Now, whose heart doesn't melt at the thought of helping a baby bird that's fallen out of its nest? But what if the baby is 3 feet tall and has a foot-long spear for a beak, and its nest is 60 feet up, in the top of a tree?
Organizations like Tri-State Bird Rescue & Research need more help in order to take care of birds, like this blue heron, that find themselves in trouble.
That was the dilemma I faced a few weeks ago, when we got a call about a baby heron that had apparently fallen out of its nest along the bayside waters in the Cedar Neck area of Ocean View.
I should point out that this was the third call the Coastal Point had received about a heron in distress in my six years working here.
The snowy white great egret nicknamed “Paul” showed up across the street from our office in July of 2008, dazed and ill, leading to one of my favorite headlines among the thousands I've written: “So, an egret walks into an auto shop…”
With no local, trained volunteers available to take him to Tri-State Bird Rescue & Research in Newark, Del. – the area's only bird rescue facility – (in fact, there was only one trained volunteer in all of Sussex County at that time), it was up to our staff to see if we couldn't help Paul out by finding him a ride.
Using Publisher Susan Lyons' extensive list of contacts, we eventually lucked into a willing ride from the Kypreos family in Bethany Beach, who delivered Paul to Dover, where a Tri-State volunteer picked him up and took him off for treatment and, hopefully, rehabilitation.
Paul's story had a happy ending. Despite a broken wing and a heavy parasite infestation, he recovered and was then set free a few weeks later on the Assawoman Bay near Fenwick Island, where great egrets are found in large colonies.
Things didn't work out so well for our first heron-in-need. We'd gotten a similar call back in my first year with the Coastal Point, reporting a great blue heron with netting tangled around its head, neck and beak. The bird was clearly in bad shape.
Concerned neighbors, wildlife lovers and, yes, the Coastal Point staff, called Tri-State for help. It was then we learned how strapped for resources the organization is – especially in southern Delaware. No professional staff were available to help. They had no trained volunteers in Sussex County. Not one.
Calls were made to the Delaware Department of Natural Resources and Environmental Control, to Fish and Wildlife, as well as to the Center for the Inland Bays and Tri-State. Wires got crossed. Point staff waited at the scene for the Tri-State staff members we thought were on the way to aid the distressed bird, so we could document the rescue.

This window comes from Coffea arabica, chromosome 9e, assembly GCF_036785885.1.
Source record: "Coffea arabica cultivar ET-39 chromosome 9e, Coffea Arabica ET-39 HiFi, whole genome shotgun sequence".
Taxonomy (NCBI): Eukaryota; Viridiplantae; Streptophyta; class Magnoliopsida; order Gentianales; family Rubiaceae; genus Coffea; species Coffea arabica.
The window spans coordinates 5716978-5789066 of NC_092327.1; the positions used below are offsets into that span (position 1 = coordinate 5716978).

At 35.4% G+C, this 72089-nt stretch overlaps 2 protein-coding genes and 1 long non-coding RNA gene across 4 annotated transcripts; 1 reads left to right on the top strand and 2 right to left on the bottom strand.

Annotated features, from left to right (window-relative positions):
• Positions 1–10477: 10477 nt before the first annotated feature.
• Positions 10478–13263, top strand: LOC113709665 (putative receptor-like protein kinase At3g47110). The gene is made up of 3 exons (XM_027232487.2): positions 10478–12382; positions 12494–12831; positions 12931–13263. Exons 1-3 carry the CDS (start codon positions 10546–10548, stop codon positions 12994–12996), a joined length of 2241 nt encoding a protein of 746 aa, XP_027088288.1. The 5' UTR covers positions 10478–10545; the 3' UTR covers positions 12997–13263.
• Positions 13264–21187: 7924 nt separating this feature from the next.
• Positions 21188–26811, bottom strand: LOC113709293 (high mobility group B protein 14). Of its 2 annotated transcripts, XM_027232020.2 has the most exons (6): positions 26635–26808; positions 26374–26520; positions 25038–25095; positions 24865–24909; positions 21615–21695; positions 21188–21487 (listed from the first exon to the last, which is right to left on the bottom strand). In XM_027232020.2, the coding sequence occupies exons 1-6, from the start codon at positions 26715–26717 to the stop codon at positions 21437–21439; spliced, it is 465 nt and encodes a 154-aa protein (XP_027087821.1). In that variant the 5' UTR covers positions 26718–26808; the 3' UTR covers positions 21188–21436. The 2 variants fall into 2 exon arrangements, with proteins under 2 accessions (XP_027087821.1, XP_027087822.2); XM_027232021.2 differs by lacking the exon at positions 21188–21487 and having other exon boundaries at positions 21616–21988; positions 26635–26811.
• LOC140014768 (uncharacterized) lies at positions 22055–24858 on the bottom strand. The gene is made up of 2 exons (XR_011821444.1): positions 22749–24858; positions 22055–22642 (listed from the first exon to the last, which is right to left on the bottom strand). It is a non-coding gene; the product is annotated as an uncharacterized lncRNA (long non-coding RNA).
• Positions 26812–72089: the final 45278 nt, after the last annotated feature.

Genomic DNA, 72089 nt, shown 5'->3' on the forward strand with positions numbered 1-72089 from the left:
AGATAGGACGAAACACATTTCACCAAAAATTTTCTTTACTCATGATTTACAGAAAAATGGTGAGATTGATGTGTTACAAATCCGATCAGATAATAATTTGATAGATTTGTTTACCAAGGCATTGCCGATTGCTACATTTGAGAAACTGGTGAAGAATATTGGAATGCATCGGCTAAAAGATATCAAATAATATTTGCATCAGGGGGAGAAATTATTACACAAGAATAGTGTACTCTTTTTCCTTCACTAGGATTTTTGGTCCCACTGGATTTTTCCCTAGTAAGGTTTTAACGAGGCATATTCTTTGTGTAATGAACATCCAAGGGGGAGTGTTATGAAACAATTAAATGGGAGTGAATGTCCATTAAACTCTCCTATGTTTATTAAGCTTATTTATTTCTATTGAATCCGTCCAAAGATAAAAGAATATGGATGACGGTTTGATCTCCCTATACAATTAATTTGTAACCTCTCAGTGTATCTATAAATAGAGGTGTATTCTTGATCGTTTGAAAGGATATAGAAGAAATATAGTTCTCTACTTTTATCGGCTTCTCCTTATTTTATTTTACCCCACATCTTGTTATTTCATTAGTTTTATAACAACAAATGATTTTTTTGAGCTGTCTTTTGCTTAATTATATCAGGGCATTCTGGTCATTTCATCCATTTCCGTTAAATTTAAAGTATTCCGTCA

No one ever came. Would-be rescuers waited for someone who knew better what to do. And local residents and CIB staff who had decided to help simply didn't make it out in time. The heron had died by the following morning, likely due to starvation. If only we'd known… We'd have attempted a rescue ourselves.
Then, as we did again in Paul's story, we appealed for volunteers to help Tri-State help birds.
With that background, I headed out to a waterside location in Cedar Neck a few weeks ago, expecting that one of the two people reporting that a baby heron fallen out of its nest had called Tri-State and that maybe – just maybe – a volunteer was on the way.
It turned out that the first call Tri-State got about the baby bird was from me. As was the case during both previous incidents, staff members were swamped, taking around 10 calls an hour, from around the state and beyond, about birds needing help. There were no local volunteers, again.
I'd located the baby. He wasn't a fuzzy handful of newly-hatched baby, that's for sure. He was a nearly but not-quite-fledged mini-adult great blue heron, almost 3 feet tall with his neck outstretched, almost as big as the life-size pelican statues in front of two of the nearby homes.
But with feathers more fluffy than flight-ready, he was clearly incapable of flying his way back to his nest, which was some 60 feet in the air, in the very top of a very tall, thin, wavering pine tree, right next to the water.
I'll use that as a general description, because there were four such nests within an area about 20 feet wide. So much for figuring out which nest the bird had come from, which was the only hope offered by my brief Google search.